Of course the next day would follow exactly the same patter, but the transformation, I’m guessing by oxygenating the body and brain, synapses firing and making connections had a positive impact on Mike’s wellbeing.

    From my perspective, it takes a village, was just the way it is in Harwichport.

    Hugs and love, Dianne

    Sent from my iPad

    >

  4. Maureen says:

    That is simply amazing!

  5. Carolyn says:

    Thank you for writing. My husband is far into Alzheimer’s and his response to hymns is quite similar. While he will happily listen to his very beloved classical music, it’s the hymns that get the emotions going. I believe they touch that place deep within us where God was, is, or wants to be.

  6. Paula Kaye says:

    There’s been a lot of talk on TV lately about Alzheimers and music as therapy!

  7. Mary Smith says:

    Nothing makes sense in dementia land.I hope you find more music which will touch Bo in the same was the hymn did. Funnily enough, I noticed dad suddenly coming alert when a hymn came on the car radio today. I know music is important and I wonder if in dad’s case the church music struck a memory chord. Although not a church goer for years when he was young he went to with his family so maybe the hymn brought back memories of family. But, as you say, it is a struggle to understand the jigsaw pieces. I guess we still keep hoping we will one day grab hold of something significant and be able to give meaning to it.

  8. boomer98053 says:

    Alzheimer’s is a moving target, and the statement you made, “But I can’t find a pattern. Just when I think something makes sense, it doesn’t” is very descriptive of what that moving target looks like. A person finally thinks they’ve caught up with it – when it moves away and goes in an entirely different direction. I think your idea of replicating the Alive Inside concept of collecting music that would appeal to your husband, is a brilliant idea.

  9. Arleen Stolzenberger says:

    I’ve read about music therapy. I’m sure the hymn somehow touched a buried memory. Music to me is a powerful medicine for the mind. It certainly can lift the spirits.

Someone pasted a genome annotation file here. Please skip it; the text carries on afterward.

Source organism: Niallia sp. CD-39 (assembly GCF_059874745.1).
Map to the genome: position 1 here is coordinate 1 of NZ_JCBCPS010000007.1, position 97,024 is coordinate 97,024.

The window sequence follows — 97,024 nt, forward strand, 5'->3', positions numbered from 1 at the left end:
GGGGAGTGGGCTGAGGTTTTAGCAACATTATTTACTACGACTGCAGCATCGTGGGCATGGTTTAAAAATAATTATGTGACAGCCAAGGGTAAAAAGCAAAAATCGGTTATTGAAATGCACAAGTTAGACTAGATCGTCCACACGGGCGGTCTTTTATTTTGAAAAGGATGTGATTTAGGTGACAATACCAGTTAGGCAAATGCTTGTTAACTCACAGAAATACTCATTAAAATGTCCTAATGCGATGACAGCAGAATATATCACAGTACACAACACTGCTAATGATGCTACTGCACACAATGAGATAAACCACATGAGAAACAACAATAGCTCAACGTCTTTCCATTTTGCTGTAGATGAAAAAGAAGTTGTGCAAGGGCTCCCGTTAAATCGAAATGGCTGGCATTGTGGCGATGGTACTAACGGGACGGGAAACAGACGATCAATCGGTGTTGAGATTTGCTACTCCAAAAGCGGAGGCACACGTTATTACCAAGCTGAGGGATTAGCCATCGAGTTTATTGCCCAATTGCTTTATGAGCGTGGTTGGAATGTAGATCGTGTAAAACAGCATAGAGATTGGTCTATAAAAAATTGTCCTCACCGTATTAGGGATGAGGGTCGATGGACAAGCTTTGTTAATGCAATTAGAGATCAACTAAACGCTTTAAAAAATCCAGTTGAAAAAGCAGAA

Thinking of you all and sending prayers and hugs.

  10. The Adult Day Care Center that my Alzheimer’s husband now attends 5 days per week for 6 hours includes music and karaoke on a regular basis. From what I’ve read, music is one of the last things that stimulates memories and feelings in our loved ones.

    My husband of 28 years always cries during Amazing Grace, but it has no religious or spiritual significance to him, as a longtime atheist. That being said, I, as a struggling Christian, believe God works in the places we least expect or pray for. Isn’t that faith?

  11. thom sweeney says:

    Nancy, I too “wish I knew” what it was about music. Helen (who was the church, high school and college organist) who cannot usually understand the smallest comment, doesn’t read anything, and (I’m certain) cannot understand what’s going on on TV either, can sit down at the keyboard and STILL play any hymn that’s put in front of her. It astounds everyone. She and Gavin and Brad have “Helen Hymn Sessions” where they will sing 20 or more hymns with her, without her missing a beat. I’d love to know the answer to THAT, too. Your blog helps me SOOO much. thom
    .

  12. Lisa M says:

    Classic country music was on the entire last week with mom. I was amazed at how many of the songs popped right back into my mind. I grew up listening to them on the radio with Mom and Daddy, but stopped as soon as I had my own car and radio! Music is magic. Good luck finding more things that will bring Bo peace and emotion and a memory. Thinking of you.

  13. kategresham says:

    Thank you for choice to be honest and vulnerable- real. It makes your writing so powerful. And thank you for sharing the journey.